Government to pay for corporate 'switch off' amid blackout fears
Taxpayers will pay thousands of pounds to persuade UK companies to "switch off" at times of peak demand to avoid mass blackouts.
Energy secretary Ed Davey is expected to unveil a series of "last resort" measures to prevent power shortfalls in the winter months later today, which could see the Government paying companies to curb their energy consumption.
"Both the new demand and supply balancing services will be used only as a last resort – and are a safety net to protect households in difficult circumstances, such as a hard winter or very high surges in demand," Mr Davey will say, stressing no economic activity will be "curtailed" as a result and companies won't be forced to participate.
In a separate announcement, National Grid, the FTSE 100 giant which owns the electricity transmission system in England and Wales, announced Britain's biggest companies will be paid to reduce their energy use during peak evening hours between 4pm and 8pm on winter weekdays.
The energy operator also announced measures to secure reserves from power stations which would otherwise be closed or mothballed between the hours of 6am and 8pm on winter weekdays. The scheme will also be voluntary.
National Grid's Peter Bingham said: "It's our job as electricity system operator to make sure we've got all the right tools at our disposal to balance supply and demand on the electricity network, 24 hours a day, 365 days a year."
Sales of the tablet are set to fall again, say analysts
Met Police confirm there was a 'minor disturbance' and that no-one was arrested
George Lucas criticises the major Hollywood film studios
Does Chris Grayling realise what a vague concept he is dealing with?
Trend which requires crisps, a fork and a strong stomach is sweeping Mexico's streets
Parties threaten resort's image as a family destination
I Am Bread could actually be a challenging and nuanced title
- 1 Jack the Ripper: Scientist who claims to have identified notorious killer has 'made serious DNA error'
- 2 Banksy arrest hoax: Internet duped by fake report claiming that the street artist's identity has been revealed
- 3 Are you ready for Crazy Doritos, the red-hot snack food craze sweeping Mexico’s streets?
- 4 Drink alcohol and eat meat to improve male fertility - but cut down on coffee, studies suggest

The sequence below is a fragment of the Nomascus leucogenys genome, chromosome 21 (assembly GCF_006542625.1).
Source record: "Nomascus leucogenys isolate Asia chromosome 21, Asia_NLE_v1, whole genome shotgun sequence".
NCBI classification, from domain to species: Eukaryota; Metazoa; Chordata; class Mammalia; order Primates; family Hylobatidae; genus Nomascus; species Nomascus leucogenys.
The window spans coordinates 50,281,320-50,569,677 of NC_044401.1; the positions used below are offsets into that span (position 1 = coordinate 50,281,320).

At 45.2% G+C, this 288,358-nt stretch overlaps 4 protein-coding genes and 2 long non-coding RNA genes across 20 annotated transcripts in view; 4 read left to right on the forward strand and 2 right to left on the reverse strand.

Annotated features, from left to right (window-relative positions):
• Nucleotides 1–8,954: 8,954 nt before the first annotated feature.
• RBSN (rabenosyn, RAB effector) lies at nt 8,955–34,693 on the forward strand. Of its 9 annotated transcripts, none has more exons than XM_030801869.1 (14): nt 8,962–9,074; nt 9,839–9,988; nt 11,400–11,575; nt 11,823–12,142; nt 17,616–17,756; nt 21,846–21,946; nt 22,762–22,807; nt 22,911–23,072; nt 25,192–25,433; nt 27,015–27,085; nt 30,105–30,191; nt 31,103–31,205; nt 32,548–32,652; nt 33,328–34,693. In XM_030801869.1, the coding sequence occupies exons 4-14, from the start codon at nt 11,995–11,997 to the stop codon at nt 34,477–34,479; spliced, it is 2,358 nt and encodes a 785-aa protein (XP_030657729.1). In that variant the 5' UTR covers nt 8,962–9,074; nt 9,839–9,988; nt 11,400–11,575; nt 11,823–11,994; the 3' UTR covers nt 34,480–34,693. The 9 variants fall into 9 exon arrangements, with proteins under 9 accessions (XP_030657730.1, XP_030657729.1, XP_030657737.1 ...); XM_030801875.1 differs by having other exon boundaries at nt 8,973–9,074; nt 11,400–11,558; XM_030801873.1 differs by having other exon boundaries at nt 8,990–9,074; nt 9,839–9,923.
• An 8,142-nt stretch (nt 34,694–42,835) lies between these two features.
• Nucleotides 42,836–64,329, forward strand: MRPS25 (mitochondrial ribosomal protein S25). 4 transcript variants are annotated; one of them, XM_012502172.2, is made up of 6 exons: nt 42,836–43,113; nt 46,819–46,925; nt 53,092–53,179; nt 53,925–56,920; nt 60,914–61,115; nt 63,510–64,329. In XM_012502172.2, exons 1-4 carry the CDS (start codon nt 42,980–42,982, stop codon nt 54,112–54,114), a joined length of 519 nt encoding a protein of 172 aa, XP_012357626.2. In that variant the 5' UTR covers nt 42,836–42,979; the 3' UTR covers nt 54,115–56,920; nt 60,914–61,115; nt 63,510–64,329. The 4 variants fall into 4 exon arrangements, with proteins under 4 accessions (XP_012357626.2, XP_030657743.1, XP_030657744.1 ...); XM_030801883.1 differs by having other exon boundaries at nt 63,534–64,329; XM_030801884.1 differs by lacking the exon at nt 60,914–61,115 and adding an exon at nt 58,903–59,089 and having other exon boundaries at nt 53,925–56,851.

- 5 Brian Harvey turns up at Downing Street and 'demands to speak to Prime Minister'
Isis in Kobani: US loses patience with Turkey and resupplies Kurdish fighters by plane - then Ankara allows reinforcements through
Jack the Ripper: Scientist who claims to have identified notorious killer has 'made serious DNA error'
Banksy arrest hoax: Internet duped by fake report claiming that the street artist's identity has been revealed
Super-sized ships: How big can they get?
Brian Harvey turns up at Downing Street and 'demands to speak to Prime Minister'
Cameron is warned 'no possibility' of UK reducing immigration and that bid to bring in quota on migrant workers would be illegal
Residents should throw a street party and mix with immigrant neighbours, councils told
London bus driver allegedly kicks gay couple off for kissing
Russell Brand threatened with arrest after filming outside Fox News headquarters
Amal Alamuddin calls for the return of the Elgin Marbles from Britain: 'Injustice has persisted for too long'
Lord Freud: Tory welfare minister apologises after saying disabled people are 'not worth’ the minimum wage
iJobs Money & Business
£18 - 23k + Benefits: Guru Careers: We are seeking a Customer Service Executiv...
£60 - 65k + Benefits: Guru Careers: We are seeking a ASP.NET Web Developer / ....
£60,000 - £80,000: Saxton Leigh: Our client is an leading Asset Manager based...
£27000 - £32000 Per Annum: Clearwater People Solutions Ltd: Our large charity ...